Dawn of “The Day After” is responsible for my obsession with windows as she runs a challenge each week for us to showcase windows we find.

So here they are….

The soaring ceilings

The soaring ceilings, those windows let in lots of light

The classically elegant Art Gallery of NSW is one of Sydney’s most distinctive landmarks. The façade and old wing of the Gallery were built between 1896 and 1909. Architecturally, the building reflects 19th-century ideas about the cultural role of a gallery as a temple to art and civilising values. Yet early designs for the Gallery were less confident about the institution’s role and image. The present building is the work of government architect Walter Liberty Vernon, who secured the prestigious commission over the less conventional architect John Horbury Hunt.

The story of building the Gallery reads like a sensational novel. All the elements – intrigue, personal animosity and nepotism – are present. That the institution acquired such a fine historic building is almost fortuitous. (click here to read more)

Interesting installation with sky lights to shine on it.

Interesting installation with sky lights to shine on it.

The views through the windows are also works of art, and the windows are scattered all over the building in corners. They fascinated me.

The restaurant fascinated me as it had windows looking in from the gallery and windows looking out to the interesting view. A window watchers delight…

Sydney art gallery

This gallery showcased an exhibition of still life art hanging on the walls, and this sculpture of still life dominated the centre of the room, but look at those windows at the back of the room.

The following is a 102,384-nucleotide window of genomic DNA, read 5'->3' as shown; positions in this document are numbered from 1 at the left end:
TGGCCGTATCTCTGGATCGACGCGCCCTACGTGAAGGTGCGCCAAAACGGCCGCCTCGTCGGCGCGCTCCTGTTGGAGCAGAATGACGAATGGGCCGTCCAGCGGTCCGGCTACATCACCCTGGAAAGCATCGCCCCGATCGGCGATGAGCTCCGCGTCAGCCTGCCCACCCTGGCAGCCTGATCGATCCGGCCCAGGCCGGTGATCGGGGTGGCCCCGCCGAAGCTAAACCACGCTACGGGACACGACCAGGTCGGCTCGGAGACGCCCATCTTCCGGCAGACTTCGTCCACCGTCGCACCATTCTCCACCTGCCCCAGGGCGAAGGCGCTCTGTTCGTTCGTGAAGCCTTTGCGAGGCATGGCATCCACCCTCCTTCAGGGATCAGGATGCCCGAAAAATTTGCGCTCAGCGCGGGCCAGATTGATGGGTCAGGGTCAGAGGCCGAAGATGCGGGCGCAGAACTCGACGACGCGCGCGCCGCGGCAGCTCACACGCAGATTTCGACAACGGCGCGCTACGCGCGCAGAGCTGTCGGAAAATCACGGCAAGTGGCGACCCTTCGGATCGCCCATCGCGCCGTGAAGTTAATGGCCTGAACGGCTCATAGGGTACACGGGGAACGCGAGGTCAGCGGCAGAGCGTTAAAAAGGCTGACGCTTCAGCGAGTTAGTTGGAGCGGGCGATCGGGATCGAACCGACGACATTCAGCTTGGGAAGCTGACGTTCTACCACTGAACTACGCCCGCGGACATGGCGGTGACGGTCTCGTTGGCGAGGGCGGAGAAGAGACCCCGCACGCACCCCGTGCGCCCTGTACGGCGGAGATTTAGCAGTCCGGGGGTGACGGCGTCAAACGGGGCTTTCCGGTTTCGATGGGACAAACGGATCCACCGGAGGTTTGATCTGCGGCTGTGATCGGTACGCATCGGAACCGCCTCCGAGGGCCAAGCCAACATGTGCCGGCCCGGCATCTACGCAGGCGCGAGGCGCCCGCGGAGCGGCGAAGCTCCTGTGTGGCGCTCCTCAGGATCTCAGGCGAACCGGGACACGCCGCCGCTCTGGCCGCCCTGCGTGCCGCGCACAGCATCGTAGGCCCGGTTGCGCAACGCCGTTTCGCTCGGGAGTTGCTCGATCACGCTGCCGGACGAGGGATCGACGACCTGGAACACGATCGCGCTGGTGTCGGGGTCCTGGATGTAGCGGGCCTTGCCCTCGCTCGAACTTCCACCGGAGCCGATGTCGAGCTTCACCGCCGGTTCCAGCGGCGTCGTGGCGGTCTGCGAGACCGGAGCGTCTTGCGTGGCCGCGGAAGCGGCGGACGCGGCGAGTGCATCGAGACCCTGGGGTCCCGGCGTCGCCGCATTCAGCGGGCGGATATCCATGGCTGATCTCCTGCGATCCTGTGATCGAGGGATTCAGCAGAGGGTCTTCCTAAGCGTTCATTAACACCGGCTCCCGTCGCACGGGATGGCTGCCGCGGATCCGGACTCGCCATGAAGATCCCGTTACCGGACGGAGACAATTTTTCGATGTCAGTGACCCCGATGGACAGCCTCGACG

Sydney art gallery

An interesting wall with an installation of reflective windows

It stretched over the stairwell of 3 floors

It stretched over the stairwell of 3 floors

Look at the interesting reflections

Look at the interesting reflections

Of course it is also a great place for people watching...

Of course it is also a great place for people watching…

Finally, nothing to do with windows, but I will share with you one of my favourite work of art. For me this painting brings back memories of my days in New Zealand when I milked cows. I am constantly amazed that, as long as you do not use flash or a tripod, you can take photographs of the art work.

Sydney art gallery

 Spring Frost. Elioth Gruner

Awarded the Wynne Prize in 1919 and painted the same year as Roland Wakelin’s and Roy de Maistre’s experiments in colour harmony, ‘Spring frost’ is one of Elioth Gruner’s most critically acclaimed achievements. With its impeccable sense of light and tone, and its vigorous foreground brushwork, ‘Spring frost’ is a tour de force, and perhaps the most loved Australian landscape painting in the Gallery.

Elioth Gruner painted ‘Spring frost’ according to 19th-century plein-air conventions, but the work also demonstrates a contemporary succinctness of form. To complete the painting – one of his largest compositions – en plein air, Gruner built a structure to protect the canvas from the weather, and wrapped his legs with chaff bags to avoid frostbite. Although painted largely outdoors at Emu Plains, its large size and somewhat theatrical quality make it likely that Gruner completed parts of it later, in his city studio.

Categories: Art Gallery of NSW, Australia, Lingering look at windows, photos, Sydey | Tags: , , , , | 20 Comments